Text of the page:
Copyright 2011 ABC News Radio

Tuesday
Mar222011

Settlement Stops Sale of Toxic Jewelry

Jupiterimages/Thinkstock(OAKLAND, Calif.) -- Jewelry supplier Tween Brands has agreed to eliminate the toxic metal cadmium from its products after a first-of-its-kind settlement.

Tween Brands sells low-cost jewelry intended for children up through adults.

"As a company, we are committed to working to ensure the well-being of our customers, and continue to work to ensure all of our products meet or exceed safety standards," Tween Brands said in a statement.

On Friday, the Center for Environmental Health, a California-based organization that seeks to protect people from industrial use of toxic chemicals, filed a case against the company with California's attorney general. Beginning in January 2012, Tween Brands will face fines if the company sells jewelry that contains more than 0.03 percent cadmium.

Amid growing worry over cadmium in kids' jewelry, a study published on March 3 further found that kids can be exposed to more than 100 times the recommended limit of this noxious metal when they accidentally swallow or put in their mouths common, inexpensive jewelry items.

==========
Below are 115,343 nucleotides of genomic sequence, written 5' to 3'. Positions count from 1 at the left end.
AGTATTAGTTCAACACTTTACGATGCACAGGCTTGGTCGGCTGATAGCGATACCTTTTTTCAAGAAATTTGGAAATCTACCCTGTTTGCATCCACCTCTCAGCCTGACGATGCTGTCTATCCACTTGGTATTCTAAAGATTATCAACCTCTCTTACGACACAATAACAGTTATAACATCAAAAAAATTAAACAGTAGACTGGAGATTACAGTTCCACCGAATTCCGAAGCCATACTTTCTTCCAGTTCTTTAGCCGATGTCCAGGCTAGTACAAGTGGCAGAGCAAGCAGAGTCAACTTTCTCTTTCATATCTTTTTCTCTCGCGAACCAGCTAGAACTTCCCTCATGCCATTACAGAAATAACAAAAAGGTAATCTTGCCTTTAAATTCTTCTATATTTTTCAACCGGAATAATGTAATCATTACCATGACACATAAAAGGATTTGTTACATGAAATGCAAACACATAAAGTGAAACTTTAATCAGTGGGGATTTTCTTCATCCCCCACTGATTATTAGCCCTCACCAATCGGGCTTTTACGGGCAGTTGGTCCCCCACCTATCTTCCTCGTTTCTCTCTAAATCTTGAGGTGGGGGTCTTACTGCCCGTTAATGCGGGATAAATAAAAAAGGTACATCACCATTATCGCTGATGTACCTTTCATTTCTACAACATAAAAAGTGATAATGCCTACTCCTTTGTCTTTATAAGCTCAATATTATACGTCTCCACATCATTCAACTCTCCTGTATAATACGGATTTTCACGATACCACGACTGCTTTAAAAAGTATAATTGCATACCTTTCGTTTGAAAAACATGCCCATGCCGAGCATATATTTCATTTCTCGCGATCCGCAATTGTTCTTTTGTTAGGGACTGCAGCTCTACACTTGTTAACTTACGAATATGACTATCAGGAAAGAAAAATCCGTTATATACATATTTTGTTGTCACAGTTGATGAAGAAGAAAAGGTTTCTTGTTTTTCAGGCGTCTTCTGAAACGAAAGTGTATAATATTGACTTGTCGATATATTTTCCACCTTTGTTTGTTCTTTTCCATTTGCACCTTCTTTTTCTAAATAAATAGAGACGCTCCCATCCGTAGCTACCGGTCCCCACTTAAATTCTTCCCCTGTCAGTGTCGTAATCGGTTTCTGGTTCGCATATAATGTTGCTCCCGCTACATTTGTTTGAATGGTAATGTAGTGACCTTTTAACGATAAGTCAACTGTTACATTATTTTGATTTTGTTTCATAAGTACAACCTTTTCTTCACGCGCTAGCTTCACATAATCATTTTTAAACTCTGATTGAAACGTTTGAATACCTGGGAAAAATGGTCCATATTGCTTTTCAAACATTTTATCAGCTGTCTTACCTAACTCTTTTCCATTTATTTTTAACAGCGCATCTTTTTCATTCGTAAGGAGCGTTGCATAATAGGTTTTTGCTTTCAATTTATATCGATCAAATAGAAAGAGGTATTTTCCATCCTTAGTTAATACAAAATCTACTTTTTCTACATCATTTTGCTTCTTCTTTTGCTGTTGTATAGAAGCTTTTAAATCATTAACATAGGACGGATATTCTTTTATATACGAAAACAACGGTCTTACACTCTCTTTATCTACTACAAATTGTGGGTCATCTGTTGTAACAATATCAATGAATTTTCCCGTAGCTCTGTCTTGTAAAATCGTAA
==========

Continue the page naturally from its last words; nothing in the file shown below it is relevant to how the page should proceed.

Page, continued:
Following strict regulation on lead content in children's items, many manufacturers, especially in China, have turned to cadmium as a low-cost, shiny, and easy-to-work-with metal for use in cheap jewelry, which is often marketed to kids.

Although lead is a potentially harmful metal at high exposure, cadmium is a much more noxious metal even at lower doses, and has been linked to kidney, bone and liver disease. It is also a known carcinogen.

Ironically, in an attempt to eradicate one toxin from our children's lives, we've traded up in toxicity, said Dr. Charles McKay, a medical toxicologist at Hartford Hospital-University of Connecticut Health Center. What's more, we've traded a regulated substance, lead, for one that is not yet regulated in children's toys or in jewelry, he added.